Your setup should be fully assembled at this point - just make sure to check that everything is secure. The trucks shouldn’t be wiggling at all, and the wheels should be spinning freely. The bearings should all be sitting flush inside the wheels. Find somewhere stationary to stand on the deck first and make sure it all feels as it should.
You can then rock back and forth to get an idea of the looseness and adjust the trucks to accommodate your preferences. Tightening the kingpin will make your ride more rigid and precise, whereas loosening them will allow for greater flow and sway.
Some of these might sound silly, but simple mistakes are usually the most common. If you are still a bit lost after following our guide, here are some things to check:
From here, you can adjust things to your taste. Stickers are a common add-on for aesthetics, as well as custom griptape. Printed graphics are available but it is more common to cut custom shapes out of blank grip. The added benefit of this is identifying deck orientation (front and back), especially if the design is asymmetric. Coloured bolts also fit this purpose, with some people even taking out one entire bolt instead (this shouldn’t significantly affect the setup).
Facing your wheels inward (so there is no graphic showing) will make your setup more clean and neutral, but note that this is only fine to do as long as the wheel is relatively symmetrical - some models are contoured in one direction to lock into grinds better. Another similar modification is taking the shields off your bearings - some people like the aesthetics and sound that this offers, but be aware that it will shorten the life of your bearings as it allows more dust to get inside them.
One final modification comes in the form of board rails, giving your setup an authentic old school vibe. These will slide around coping with ease while preserving the lifespan of your deck graphic.
Regular maintenance should keep your bearings spinning fast, wheels uniform and deck springy. The first step is to avoid anything that can damage your deck in the first place. Dirty and dusty areas will make bearings seize up faster, while also potentially leaving marks on your griptape. Water will do the same thing for your bearings, while also waterlogging your deck if it seeps into the inner plies. Even storing your deck in damp conditions can lead to decreased pop as it softens the wood over time.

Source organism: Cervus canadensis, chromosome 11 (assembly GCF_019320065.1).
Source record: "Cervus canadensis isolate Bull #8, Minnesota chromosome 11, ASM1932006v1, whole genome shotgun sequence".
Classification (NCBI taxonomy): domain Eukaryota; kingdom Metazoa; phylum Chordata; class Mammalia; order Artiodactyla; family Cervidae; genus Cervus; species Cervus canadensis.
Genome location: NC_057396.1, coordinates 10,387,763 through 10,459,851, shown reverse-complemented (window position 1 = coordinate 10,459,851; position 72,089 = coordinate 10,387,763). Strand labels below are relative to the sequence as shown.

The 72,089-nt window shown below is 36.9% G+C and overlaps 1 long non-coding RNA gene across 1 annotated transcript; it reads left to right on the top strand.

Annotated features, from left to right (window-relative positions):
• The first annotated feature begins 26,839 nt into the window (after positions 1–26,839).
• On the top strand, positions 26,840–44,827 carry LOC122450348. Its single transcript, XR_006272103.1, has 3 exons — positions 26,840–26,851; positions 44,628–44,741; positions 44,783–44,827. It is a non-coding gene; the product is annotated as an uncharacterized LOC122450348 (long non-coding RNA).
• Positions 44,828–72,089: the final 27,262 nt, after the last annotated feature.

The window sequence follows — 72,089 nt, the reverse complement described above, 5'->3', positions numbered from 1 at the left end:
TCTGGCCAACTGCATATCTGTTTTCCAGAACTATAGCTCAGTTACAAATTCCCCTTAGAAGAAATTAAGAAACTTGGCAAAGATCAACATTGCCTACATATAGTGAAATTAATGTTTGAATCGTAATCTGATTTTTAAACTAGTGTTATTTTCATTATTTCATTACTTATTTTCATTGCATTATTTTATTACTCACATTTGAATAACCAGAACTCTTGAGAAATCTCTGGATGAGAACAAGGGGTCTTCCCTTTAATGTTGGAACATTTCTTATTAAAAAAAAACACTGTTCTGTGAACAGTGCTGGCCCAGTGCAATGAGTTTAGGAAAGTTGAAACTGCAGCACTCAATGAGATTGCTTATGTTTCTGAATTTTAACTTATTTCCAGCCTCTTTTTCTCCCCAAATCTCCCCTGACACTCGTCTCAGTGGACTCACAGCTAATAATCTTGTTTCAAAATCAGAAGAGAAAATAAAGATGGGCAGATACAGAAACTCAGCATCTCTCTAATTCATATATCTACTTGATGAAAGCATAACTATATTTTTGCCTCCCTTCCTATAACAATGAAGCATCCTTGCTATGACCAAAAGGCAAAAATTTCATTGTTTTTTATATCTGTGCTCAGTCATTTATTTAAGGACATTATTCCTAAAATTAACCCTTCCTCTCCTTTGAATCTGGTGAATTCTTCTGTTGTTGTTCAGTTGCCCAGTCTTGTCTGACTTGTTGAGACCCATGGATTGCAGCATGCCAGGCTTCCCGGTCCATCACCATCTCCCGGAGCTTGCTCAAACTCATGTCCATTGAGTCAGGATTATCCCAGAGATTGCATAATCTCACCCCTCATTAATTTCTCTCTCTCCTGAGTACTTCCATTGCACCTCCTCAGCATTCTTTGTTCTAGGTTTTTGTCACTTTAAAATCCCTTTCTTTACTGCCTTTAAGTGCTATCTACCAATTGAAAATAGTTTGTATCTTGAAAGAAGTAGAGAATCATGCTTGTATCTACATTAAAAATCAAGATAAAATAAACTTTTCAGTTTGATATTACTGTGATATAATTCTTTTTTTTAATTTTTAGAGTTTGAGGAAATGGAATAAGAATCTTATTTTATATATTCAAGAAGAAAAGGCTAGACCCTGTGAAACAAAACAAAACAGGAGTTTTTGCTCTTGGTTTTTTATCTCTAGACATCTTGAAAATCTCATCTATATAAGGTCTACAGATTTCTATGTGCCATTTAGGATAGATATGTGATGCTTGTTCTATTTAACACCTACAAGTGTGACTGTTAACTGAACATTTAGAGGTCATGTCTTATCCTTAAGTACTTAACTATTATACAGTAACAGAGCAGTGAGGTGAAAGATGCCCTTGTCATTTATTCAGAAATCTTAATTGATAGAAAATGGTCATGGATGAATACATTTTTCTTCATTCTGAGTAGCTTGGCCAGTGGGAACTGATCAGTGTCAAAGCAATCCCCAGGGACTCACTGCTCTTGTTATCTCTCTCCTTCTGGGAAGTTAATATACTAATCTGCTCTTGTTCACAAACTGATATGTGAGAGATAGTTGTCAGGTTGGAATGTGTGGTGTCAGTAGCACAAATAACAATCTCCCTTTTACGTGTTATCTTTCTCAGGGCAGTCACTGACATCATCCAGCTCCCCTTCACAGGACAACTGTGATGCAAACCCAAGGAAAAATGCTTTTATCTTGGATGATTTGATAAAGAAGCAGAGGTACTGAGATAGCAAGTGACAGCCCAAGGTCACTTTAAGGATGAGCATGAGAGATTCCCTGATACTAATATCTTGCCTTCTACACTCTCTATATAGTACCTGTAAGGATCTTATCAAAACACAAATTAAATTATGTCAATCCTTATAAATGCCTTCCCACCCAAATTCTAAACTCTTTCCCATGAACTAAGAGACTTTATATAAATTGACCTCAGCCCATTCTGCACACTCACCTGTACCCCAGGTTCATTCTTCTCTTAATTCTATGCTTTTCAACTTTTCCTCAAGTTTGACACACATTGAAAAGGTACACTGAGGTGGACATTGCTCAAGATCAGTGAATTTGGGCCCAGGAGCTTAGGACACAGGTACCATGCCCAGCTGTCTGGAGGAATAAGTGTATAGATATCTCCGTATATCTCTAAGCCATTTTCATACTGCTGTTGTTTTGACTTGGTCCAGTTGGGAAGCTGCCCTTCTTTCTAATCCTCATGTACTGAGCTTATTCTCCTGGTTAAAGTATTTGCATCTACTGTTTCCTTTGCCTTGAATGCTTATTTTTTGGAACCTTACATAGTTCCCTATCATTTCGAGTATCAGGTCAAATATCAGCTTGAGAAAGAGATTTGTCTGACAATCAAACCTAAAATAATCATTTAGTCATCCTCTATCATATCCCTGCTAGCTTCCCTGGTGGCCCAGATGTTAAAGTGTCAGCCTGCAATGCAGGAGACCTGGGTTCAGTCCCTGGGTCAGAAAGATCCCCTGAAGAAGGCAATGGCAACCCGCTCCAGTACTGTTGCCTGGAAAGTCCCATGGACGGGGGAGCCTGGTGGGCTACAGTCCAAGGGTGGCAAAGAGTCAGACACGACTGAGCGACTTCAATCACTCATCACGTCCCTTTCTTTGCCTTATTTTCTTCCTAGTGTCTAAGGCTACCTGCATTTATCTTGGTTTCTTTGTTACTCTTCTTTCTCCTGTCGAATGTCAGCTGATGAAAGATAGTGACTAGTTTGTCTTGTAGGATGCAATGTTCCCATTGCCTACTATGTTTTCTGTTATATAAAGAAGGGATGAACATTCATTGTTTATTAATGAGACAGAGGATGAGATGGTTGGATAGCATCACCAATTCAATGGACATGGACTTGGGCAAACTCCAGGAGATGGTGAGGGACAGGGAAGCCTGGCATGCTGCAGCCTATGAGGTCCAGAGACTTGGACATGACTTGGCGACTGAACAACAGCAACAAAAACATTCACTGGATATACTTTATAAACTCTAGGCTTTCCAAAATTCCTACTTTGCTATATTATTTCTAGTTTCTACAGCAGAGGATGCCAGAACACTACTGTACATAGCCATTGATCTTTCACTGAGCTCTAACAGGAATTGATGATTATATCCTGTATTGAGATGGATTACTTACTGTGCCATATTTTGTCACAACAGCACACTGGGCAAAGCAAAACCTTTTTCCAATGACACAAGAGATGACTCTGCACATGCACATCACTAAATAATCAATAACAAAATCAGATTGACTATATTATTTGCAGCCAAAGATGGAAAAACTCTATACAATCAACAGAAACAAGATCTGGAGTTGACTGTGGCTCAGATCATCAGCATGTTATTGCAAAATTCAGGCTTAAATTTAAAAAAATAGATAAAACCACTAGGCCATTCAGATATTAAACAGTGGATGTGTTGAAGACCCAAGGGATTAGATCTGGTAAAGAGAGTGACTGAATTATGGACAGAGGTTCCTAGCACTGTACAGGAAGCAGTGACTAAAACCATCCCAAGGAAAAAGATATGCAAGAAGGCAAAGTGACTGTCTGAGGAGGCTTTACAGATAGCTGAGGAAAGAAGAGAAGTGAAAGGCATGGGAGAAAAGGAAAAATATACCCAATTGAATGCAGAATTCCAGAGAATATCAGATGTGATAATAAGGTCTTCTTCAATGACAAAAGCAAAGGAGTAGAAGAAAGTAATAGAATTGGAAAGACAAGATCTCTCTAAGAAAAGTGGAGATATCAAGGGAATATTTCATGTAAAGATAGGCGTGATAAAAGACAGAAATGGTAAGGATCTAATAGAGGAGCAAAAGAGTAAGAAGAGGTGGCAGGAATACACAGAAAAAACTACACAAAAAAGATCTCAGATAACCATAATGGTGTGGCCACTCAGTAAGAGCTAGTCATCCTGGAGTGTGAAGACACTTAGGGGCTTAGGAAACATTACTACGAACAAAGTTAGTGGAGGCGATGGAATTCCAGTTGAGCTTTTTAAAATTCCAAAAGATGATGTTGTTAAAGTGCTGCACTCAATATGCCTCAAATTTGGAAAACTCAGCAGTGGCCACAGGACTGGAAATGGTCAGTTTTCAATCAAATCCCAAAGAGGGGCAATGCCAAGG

Your deck will be more prone to snap if you don’t land tricks on the bolts. This is not something that you can entirely control but is still worth mentioning. Razor tail is a more gradual issue that occurs from extended contact with concrete. As the tail gets thinner it will affect the feel and pop of your deck, eventually needing replacement. Any time you replace the deck, it is simply a case of taking the bolts off and then bolting a new deck on.
Bushings and kingpins will naturally get worn and snap respectively over time. Luckily, these can both be replaced relatively easily. The process is swap-and-go, with replacement parts readily available in one conventional size. Kingpins usually need the entire baseplate unscrewed and a hammer to get the kingpin base out. A new one can then be hammered in and the truck be put back together. Bushings need just the kingpin nut to be unscrewed entirely to access - these can be replaced for a softer or harder ride too, not just when they flatten out.
For broken bearings, it’s a simple case of unscrewing the axle nut and removing the defective part. Utilising the axle can be useful in prying the old bearing out. For long-term maintenance, it may be worth investing in a specialised kit to clean your bearings - particularly if you own an expensive set. In either case, the process involves flushing out excess grime with a non-water-based cleaner and then re-lubricating the interior contact points.
Your wheels will also naturally wear down and potentially flatspot too. These inevitably need replacing when things get too small or bumpy. Lifespan can be extended to a degree by picking models with improved durability technology. High-end manufacturers often offer specialised formulations that can even prevent flat spots if you like to powerslide often. It is a straightforward task to switch your wheels over to a new set, just unscrew them and migrate the bearings to your new set.
If you follow these guidelines, you should get things right the first time and have an easy time keeping your setup maintained. And less time fiddling means more time riding.
Looking to buy a new skateboard? We have included everything you need to know in this complete skateboard buyer's guide written by our skateboard pros. Check it out now!
And if you're interested in building a skatepark in your backyard check out this page over on Porch.com